As you can see by looking at our homepage today, something is different about War on the Rocks. Ours is a publication that surveyed the landscape and thought things could and should be done differently. We have our own way of doing what we do — an independent streak that we share with Stephen F. Austin and his contemporaries. It’s therefore natural that we should join forces with an institution that represents the best of Texas — The University of Texas System.
In 2015, Adm. (ret.) Bill McRaven, the Chancellor of The University of Texas, announced eight quantum leaps, one of which was the establishment of the Texas National Security Network. This effort aims, in McRaven’s words, “to make the University of Texas System the leading university system in the world for teaching and research on national security.”
The Network encompasses a range of activities from new faculty positions to conferences to bold research agendas, and incorporates the entire University of Texas System. In Washington, we tend to hear most about what is happening in Austin, but there are important national security-relevant programs at the system’s other institutions. Policymakers and national security wonks take note: If you’re not from Texas and you haven’t been paying attention, there is a lot more going on there than you think. Here is just a sampling:
UT-San Antonio has a world-class cyber-security program and hosts three cyber research centers: the Center for Infrastructure Assurance and Security, the Institute for Cyber Security and the Center for Education and Research in Information and Infrastructure Security. UT-Dallas hosts the Cyber Security Research and Education Institute. Since 2004, UT-Dallas has been a National Center of Excellence in information assurance education and research as well as cyber operations.
The University of Texas Medical Branch is one of eight institutions selected by the National Institutes of Health (NIH) to host a Regional Center of Excellence for Biodefense and Emerging Infectious Diseases Research. In 2003, as a part of this venture, the UTMB Center for Biodefense and Emerging Infectious Diseases (CBEID) was launched and the NIH funded a national biocontainment laboratory in Galveston. This institution is at the center of efforts to protect the United States from biological weapons.
Finally, UT-El Paso hosts the National Security Studies Institute, which is a U.S. intelligence community Center for Academic Excellence. This institute hosts the Center for Intelligence and Security Research and the Intelligence and National Security Studies program. Both are working to foster and educate the next generation of intelligence professionals.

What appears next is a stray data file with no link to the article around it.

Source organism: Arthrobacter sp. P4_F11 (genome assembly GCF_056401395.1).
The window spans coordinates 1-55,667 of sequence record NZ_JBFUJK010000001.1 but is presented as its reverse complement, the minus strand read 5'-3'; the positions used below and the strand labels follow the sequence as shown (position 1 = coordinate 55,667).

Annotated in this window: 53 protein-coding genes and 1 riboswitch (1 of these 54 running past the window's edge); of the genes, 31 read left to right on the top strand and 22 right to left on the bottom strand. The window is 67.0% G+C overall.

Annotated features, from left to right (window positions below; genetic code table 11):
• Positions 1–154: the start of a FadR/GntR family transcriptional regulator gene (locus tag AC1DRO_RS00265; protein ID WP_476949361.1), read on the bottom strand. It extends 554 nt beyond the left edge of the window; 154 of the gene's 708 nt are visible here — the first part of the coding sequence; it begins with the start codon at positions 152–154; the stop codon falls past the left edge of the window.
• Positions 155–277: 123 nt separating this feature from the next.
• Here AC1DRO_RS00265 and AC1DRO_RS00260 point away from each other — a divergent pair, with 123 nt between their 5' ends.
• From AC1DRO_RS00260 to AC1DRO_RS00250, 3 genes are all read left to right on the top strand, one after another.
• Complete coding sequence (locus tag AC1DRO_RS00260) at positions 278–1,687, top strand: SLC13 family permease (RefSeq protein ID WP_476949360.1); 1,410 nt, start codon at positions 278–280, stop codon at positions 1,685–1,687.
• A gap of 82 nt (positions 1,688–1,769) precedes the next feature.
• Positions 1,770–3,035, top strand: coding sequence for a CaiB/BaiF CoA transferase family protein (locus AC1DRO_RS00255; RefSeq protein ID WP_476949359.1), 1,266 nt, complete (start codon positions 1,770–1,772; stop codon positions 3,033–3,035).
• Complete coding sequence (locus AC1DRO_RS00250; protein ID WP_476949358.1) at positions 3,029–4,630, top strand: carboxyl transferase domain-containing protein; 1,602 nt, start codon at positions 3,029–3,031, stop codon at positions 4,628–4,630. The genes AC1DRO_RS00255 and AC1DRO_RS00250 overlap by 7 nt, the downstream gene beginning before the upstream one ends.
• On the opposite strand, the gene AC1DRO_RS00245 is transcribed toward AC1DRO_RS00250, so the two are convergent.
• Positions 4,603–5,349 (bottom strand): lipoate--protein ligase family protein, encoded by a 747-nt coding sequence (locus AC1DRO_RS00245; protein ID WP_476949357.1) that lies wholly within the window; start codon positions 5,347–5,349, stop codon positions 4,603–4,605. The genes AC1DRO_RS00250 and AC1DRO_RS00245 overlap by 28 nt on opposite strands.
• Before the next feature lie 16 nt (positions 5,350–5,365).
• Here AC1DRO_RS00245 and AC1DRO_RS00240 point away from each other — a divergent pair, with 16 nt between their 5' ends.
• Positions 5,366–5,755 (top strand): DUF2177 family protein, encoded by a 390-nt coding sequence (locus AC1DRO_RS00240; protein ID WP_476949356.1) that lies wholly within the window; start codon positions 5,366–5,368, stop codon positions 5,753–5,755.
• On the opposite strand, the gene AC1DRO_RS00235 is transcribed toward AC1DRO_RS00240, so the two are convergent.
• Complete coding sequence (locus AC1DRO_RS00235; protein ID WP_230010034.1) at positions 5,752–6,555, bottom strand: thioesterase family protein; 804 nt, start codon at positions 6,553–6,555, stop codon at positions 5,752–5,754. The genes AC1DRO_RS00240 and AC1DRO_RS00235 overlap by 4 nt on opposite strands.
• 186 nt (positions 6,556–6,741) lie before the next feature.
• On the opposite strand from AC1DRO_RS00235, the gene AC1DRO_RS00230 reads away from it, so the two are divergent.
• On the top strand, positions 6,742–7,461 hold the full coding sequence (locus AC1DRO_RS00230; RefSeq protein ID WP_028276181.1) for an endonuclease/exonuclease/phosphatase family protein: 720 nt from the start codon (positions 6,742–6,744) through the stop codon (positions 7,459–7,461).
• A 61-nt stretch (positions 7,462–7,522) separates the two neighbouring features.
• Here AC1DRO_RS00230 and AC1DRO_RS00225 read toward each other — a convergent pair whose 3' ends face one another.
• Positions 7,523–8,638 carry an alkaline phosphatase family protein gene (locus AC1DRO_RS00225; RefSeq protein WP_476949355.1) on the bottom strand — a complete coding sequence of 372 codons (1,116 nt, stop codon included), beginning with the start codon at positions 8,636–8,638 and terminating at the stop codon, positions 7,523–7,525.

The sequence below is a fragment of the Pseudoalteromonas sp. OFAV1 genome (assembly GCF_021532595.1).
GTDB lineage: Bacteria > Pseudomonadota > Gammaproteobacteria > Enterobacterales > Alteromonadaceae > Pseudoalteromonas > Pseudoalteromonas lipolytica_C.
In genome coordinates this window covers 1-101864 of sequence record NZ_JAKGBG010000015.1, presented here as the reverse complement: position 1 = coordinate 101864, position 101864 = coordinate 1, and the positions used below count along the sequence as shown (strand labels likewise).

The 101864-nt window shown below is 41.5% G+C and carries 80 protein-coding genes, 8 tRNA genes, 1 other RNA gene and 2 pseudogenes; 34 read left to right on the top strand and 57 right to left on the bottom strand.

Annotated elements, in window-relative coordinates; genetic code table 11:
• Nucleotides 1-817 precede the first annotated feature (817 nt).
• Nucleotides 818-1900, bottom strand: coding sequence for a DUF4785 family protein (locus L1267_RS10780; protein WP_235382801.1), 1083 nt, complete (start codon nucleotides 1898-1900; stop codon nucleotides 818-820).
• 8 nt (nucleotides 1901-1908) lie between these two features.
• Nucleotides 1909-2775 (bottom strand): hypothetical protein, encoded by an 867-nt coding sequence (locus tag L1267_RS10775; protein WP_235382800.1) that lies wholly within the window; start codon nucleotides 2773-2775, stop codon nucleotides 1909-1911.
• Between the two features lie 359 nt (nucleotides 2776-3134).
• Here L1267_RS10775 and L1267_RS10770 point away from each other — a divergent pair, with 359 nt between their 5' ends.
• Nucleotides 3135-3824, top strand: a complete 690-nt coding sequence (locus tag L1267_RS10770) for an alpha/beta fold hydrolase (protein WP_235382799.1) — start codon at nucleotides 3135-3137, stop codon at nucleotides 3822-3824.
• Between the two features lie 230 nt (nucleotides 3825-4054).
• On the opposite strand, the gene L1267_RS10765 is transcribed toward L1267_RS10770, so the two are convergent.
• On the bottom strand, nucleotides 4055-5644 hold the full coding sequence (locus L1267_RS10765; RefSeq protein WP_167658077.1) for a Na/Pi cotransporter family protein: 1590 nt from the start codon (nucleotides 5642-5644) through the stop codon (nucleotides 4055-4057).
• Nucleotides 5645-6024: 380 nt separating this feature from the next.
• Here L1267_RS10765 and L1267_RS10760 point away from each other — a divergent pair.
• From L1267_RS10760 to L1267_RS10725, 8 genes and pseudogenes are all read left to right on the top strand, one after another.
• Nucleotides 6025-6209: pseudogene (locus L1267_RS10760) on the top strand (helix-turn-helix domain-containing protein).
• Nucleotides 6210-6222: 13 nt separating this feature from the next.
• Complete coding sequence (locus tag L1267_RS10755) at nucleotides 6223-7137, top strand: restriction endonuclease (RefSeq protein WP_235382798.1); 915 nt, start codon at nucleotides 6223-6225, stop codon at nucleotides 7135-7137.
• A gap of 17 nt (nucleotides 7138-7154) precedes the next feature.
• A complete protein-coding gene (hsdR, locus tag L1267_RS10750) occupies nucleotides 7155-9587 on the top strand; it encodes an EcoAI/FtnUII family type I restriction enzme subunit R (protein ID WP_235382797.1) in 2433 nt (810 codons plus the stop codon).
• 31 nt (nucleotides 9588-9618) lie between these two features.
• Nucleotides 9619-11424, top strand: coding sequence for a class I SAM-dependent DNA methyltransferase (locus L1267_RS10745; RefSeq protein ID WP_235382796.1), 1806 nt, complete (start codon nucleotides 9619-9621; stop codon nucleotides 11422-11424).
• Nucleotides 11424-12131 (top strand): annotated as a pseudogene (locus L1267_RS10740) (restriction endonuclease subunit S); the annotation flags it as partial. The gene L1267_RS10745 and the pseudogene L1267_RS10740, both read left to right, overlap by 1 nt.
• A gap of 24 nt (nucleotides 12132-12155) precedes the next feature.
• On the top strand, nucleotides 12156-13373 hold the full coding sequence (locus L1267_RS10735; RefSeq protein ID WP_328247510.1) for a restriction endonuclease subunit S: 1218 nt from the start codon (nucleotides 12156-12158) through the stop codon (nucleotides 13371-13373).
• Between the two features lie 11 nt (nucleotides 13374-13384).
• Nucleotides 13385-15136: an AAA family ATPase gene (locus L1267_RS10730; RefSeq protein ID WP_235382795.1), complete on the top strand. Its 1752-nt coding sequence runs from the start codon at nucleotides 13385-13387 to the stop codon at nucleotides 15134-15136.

Where Does War on the Rocks Fit In?
The Texas National Security Network also includes a special, long-term collaboration with War on the Rocks. Think of us as the Washington-based action arm of the Texas National Security Network. At the center of this collaboration is a new journal: the Texas National Security Review. This forthcoming publication will feature both peer-reviewed scholarly work and contributions by policymakers and practitioners. Its academic articles will be peer-reviewed (double-blind), rigorous, interdisciplinary, and accessible and useful for decision-makers.
The new journal’s articles by policymakers and national security practitioners will represent the best of War on the Rocks and professional journals, in long-form and footnoted, but still totally accessible.
The print edition will come out quarterly and will be made available online, for free, for everyone. No more gates between the public and knowledge. The online edition will also feature roundtable-style debates, discussions, and book reviews.
This does not mean that The University of Texas endorses everything or anything published in War on the Rocks or the forthcoming Texas National Security Review. We remain an independently owned and operated media outlet. In fact, one of the reasons that The University of Texas was keen to join forces with War on the Rocks is the strength of its brand and our willingness to rock the boat.
Moving Ahead with the Mission in Mind
This Saturday, I will quietly mark the fourth birthday of War on the Rocks. On our third birthday, I wrote that I was intent on showing the world that it was possible to build a media organization that could thrive from a business perspective without compromising one bit on quality. This collaboration and partnership with the University of Texas is a boon to the War on the Rocks mission to force the sort of strategic conversation that we all deserve, including and especially those at the tip of the spear who have been asked and ordered to do so much in this young century. Thanks for traveling this road with us. I am honored to have you along for the journey.
Ryan Evans is the founder and editor-in-chief of War on the Rocks.